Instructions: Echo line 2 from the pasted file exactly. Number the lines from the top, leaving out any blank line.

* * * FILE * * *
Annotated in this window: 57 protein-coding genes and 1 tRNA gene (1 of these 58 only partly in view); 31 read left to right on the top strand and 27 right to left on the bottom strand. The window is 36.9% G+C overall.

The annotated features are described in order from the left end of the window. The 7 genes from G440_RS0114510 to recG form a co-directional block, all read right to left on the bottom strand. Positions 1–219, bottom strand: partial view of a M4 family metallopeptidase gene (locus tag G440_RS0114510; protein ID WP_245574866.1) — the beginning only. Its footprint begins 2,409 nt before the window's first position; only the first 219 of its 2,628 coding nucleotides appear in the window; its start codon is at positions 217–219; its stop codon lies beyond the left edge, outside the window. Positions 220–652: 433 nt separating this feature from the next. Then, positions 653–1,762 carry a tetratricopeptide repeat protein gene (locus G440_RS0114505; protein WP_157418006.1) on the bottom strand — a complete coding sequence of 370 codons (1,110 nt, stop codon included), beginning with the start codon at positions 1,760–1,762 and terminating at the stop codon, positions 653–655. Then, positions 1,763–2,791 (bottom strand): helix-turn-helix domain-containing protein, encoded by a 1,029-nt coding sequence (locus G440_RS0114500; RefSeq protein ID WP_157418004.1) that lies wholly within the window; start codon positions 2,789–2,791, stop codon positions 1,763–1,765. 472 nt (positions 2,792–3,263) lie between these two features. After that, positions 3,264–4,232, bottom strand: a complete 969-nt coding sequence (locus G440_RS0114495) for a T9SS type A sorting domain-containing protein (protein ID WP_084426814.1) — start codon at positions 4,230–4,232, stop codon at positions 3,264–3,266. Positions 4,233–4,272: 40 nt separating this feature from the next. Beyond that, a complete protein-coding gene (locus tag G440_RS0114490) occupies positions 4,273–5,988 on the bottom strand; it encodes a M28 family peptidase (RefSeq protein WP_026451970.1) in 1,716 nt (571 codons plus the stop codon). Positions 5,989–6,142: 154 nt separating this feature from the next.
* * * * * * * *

The annotated features are described in order from the left end of the window. The 7 genes from G440_RS0114510 to recG form a co-directional block, all read right to left on the bottom strand. Positions 1–219, bottom strand: partial view of a M4 family metallopeptidase gene (locus tag G440_RS0114510; protein ID WP_245574866.1) — the beginning only. Its footprint begins 2,409 nt before the window's first position; only the first 219 of its 2,628 coding nucleotides appear in the window; its start codon is at positions 217–219; its stop codon lies beyond the left edge, outside the window. Positions 220–652: 433 nt separating this feature from the next. Then, positions 653–1,762 carry a tetratricopeptide repeat protein gene (locus G440_RS0114505; protein WP_157418006.1) on the bottom strand — a complete coding sequence of 370 codons (1,110 nt, stop codon included), beginning with the start codon at positions 1,760–1,762 and terminating at the stop codon, positions 653–655. Then, positions 1,763–2,791 (bottom strand): helix-turn-helix domain-containing protein, encoded by a 1,029-nt coding sequence (locus G440_RS0114500; RefSeq protein ID WP_157418004.1) that lies wholly within the window; start codon positions 2,789–2,791, stop codon positions 1,763–1,765. 472 nt (positions 2,792–3,263) lie between these two features. After that, positions 3,264–4,232, bottom strand: a complete 969-nt coding sequence (locus G440_RS0114495) for a T9SS type A sorting domain-containing protein (protein ID WP_084426814.1) — start codon at positions 4,230–4,232, stop codon at positions 3,264–3,266. Positions 4,233–4,272: 40 nt separating this feature from the next. Beyond that, a complete protein-coding gene (locus tag G440_RS0114490) occupies positions 4,273–5,988 on the bottom strand; it encodes a M28 family peptidase (RefSeq protein WP_026451970.1) in 1,716 nt (571 codons plus the stop codon). Positions 5,989–6,142: 154 nt separating this feature from the next.